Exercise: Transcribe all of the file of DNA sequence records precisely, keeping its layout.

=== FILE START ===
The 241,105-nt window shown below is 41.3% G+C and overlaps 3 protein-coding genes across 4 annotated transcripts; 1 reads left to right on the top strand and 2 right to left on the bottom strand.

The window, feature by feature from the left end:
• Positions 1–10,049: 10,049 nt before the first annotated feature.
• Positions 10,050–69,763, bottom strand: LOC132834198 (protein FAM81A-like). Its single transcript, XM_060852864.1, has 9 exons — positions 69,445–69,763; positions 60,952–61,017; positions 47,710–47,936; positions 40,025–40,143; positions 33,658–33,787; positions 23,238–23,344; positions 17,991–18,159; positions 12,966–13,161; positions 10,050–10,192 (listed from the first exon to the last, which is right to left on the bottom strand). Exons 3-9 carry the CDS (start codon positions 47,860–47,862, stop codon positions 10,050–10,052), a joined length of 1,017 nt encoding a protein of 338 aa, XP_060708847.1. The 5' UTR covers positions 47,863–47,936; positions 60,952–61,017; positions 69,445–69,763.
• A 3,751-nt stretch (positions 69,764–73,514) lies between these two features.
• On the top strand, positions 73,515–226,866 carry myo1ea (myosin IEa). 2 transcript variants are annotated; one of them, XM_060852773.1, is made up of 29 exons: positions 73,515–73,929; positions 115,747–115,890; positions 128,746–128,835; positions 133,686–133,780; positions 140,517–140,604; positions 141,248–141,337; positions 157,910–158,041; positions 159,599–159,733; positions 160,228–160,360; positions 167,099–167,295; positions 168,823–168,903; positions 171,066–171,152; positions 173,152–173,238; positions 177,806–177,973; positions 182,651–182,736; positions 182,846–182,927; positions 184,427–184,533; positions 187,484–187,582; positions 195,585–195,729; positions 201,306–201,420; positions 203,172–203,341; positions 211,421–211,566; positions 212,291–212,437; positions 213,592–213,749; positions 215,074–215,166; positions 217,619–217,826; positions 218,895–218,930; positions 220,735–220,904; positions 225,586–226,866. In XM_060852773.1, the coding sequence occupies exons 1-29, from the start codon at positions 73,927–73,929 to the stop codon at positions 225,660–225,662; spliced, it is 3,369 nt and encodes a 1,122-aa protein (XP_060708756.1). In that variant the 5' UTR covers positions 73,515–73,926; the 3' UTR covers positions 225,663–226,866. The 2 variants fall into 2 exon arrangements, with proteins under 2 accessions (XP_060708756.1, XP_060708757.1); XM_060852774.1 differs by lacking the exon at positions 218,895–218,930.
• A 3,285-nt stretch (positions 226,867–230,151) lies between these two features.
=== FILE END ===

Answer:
The 241,105-nt window shown below is 41.3% G+C and overlaps 3 protein-coding genes across 4 annotated transcripts; 1 reads left to right on the top strand and 2 right to left on the bottom strand.

The window, feature by feature from the left end:
• Positions 1–10,049: 10,049 nt before the first annotated feature.
• Positions 10,050–69,763, bottom strand: LOC132834198 (protein FAM81A-like). Its single transcript, XM_060852864.1, has 9 exons — positions 69,445–69,763; positions 60,952–61,017; positions 47,710–47,936; positions 40,025–40,143; positions 33,658–33,787; positions 23,238–23,344; positions 17,991–18,159; positions 12,966–13,161; positions 10,050–10,192 (listed from the first exon to the last, which is right to left on the bottom strand). Exons 3-9 carry the CDS (start codon positions 47,860–47,862, stop codon positions 10,050–10,052), a joined length of 1,017 nt encoding a protein of 338 aa, XP_060708847.1. The 5' UTR covers positions 47,863–47,936; positions 60,952–61,017; positions 69,445–69,763.
• A 3,751-nt stretch (positions 69,764–73,514) lies between these two features.
• On the top strand, positions 73,515–226,866 carry myo1ea (myosin IEa). 2 transcript variants are annotated; one of them, XM_060852773.1, is made up of 29 exons: positions 73,515–73,929; positions 115,747–115,890; positions 128,746–128,835; positions 133,686–133,780; positions 140,517–140,604; positions 141,248–141,337; positions 157,910–158,041; positions 159,599–159,733; positions 160,228–160,360; positions 167,099–167,295; positions 168,823–168,903; positions 171,066–171,152; positions 173,152–173,238; positions 177,806–177,973; positions 182,651–182,736; positions 182,846–182,927; positions 184,427–184,533; positions 187,484–187,582; positions 195,585–195,729; positions 201,306–201,420; positions 203,172–203,341; positions 211,421–211,566; positions 212,291–212,437; positions 213,592–213,749; positions 215,074–215,166; positions 217,619–217,826; positions 218,895–218,930; positions 220,735–220,904; positions 225,586–226,866. In XM_060852773.1, the coding sequence occupies exons 1-29, from the start codon at positions 73,927–73,929 to the stop codon at positions 225,660–225,662; spliced, it is 3,369 nt and encodes a 1,122-aa protein (XP_060708756.1). In that variant the 5' UTR covers positions 73,515–73,926; the 3' UTR covers positions 225,663–226,866. The 2 variants fall into 2 exon arrangements, with proteins under 2 accessions (XP_060708756.1, XP_060708757.1); XM_060852774.1 differs by lacking the exon at positions 218,895–218,930.
• A 3,285-nt stretch (positions 226,867–230,151) lies between these two features.